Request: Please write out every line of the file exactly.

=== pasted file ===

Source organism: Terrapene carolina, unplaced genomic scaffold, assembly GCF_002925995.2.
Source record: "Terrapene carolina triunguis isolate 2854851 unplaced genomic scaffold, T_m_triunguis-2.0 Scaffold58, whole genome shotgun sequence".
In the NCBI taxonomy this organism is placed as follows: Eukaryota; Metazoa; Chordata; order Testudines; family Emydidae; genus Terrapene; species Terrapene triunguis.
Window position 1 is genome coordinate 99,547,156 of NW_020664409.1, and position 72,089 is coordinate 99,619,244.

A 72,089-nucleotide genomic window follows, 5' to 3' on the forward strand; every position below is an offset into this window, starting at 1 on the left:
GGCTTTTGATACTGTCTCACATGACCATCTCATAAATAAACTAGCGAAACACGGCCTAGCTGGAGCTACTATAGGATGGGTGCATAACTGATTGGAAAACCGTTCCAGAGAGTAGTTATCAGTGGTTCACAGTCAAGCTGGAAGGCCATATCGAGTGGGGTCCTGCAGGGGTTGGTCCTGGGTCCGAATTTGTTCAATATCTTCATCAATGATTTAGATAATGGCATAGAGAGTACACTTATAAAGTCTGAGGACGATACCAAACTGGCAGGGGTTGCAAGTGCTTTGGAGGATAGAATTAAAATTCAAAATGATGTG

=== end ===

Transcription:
Source organism: Terrapene carolina, unplaced genomic scaffold, assembly GCF_002925995.2.
Source record: "Terrapene carolina triunguis isolate 2854851 unplaced genomic scaffold, T_m_triunguis-2.0 Scaffold58, whole genome shotgun sequence".
In the NCBI taxonomy this organism is placed as follows: Eukaryota; Metazoa; Chordata; order Testudines; family Emydidae; genus Terrapene; species Terrapene triunguis.
Window position 1 is genome coordinate 99,547,156 of NW_020664409.1, and position 72,089 is coordinate 99,619,244.

A 72,089-nucleotide genomic window follows, 5' to 3' on the forward strand; every position below is an offset into this window, starting at 1 on the left:
GGCTTTTGATACTGTCTCACATGACCATCTCATAAATAAACTAGCGAAACACGGCCTAGCTGGAGCTACTATAGGATGGGTGCATAACTGATTGGAAAACCGTTCCAGAGAGTAGTTATCAGTGGTTCACAGTCAAGCTGGAAGGCCATATCGAGTGGGGTCCTGCAGGGGTTGGTCCTGGGTCCGAATTTGTTCAATATCTTCATCAATGATTTAGATAATGGCATAGAGAGTACACTTATAAAGTCTGAGGACGATACCAAACTGGCAGGGGTTGCAAGTGCTTTGGAGGATAGAATTAAAATTCAAAATGATGTG